We all mess up, make a misstep or fail from time to time. This is part of being human. (Side note: if you encounter someone who tells you they’ve never failed, run. This will not be a healthy relationship for you.) When we fail there are multiple options for response. Hopefully, you respond to yourself in a way which provides acceptance and understanding. If you’re like many, you don’t.
Our lives are made up of relationships, and one of the more influential relationships is the one we hold with ourselves. That’s right. You’re in a relationship with yourself, and this relationship needs nurturing, care, acknowledgment, and understanding just like all of the others. Since this is true, it’s ironic then to reflect on the things we think and believe about ourselves after failure. For many, these moments give way to the cruelest, least compassionate narratives the mind can create. Shaming, name calling, and catastrophizing (thinking up the worst possible scenarios, often times in an irrational way) are common. Our minds create hurtful messages which reinforce old beliefs about our inabilities and insecurities. These are things many people would never say to others. They would never scream at a friend, “You’re such a screw up!” or “Everything you do falls apart!”. Yet, these messages are all too available in our relationships with ourselves.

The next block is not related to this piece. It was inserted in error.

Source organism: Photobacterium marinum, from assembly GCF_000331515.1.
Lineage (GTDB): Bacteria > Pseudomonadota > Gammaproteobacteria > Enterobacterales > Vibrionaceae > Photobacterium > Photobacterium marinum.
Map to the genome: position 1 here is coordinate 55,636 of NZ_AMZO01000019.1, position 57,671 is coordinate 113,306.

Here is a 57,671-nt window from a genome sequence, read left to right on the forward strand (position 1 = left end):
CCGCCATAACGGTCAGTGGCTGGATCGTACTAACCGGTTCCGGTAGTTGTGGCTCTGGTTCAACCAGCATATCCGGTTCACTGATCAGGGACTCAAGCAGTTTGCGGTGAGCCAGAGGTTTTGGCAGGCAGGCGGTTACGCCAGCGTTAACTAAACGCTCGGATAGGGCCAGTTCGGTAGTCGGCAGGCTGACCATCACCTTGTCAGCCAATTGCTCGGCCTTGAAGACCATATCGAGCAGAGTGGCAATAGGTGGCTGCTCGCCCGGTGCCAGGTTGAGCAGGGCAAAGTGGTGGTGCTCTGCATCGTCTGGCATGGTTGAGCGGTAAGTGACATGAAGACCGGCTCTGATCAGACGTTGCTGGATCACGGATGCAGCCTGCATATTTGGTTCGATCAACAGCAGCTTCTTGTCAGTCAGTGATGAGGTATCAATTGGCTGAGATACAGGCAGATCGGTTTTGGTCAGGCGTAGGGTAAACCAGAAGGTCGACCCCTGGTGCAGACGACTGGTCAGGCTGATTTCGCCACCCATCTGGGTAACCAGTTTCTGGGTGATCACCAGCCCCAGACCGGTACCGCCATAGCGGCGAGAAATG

Imagine if you did say these things to others, or if someone was saying those things to you. The relationship wouldn’t last long. Or, it would be incredibly dysfunctional. What then are these messages doing to the relationship you have with yourself?
The next time you fail, consider choosing one of the below statements to offer to yourself:
- “I can’t change what’s already happened.”
- “This moment is a result of over a million other decisions.”
- “The present is the only moment I have control over.”
- “Fighting the past only blinds me to my present.”
* Statements from: Dialectical Behavior Therapy Skills Workbook: Practical DBT Exercises for Learning Mindfulness, Interpersonal Effectiveness, Emotion Regulation, & Distress Tolerance
What you say to yourself matters. Every conversation you have is going somewhere. Make an effort to guide conversations with yourself to a healthy place.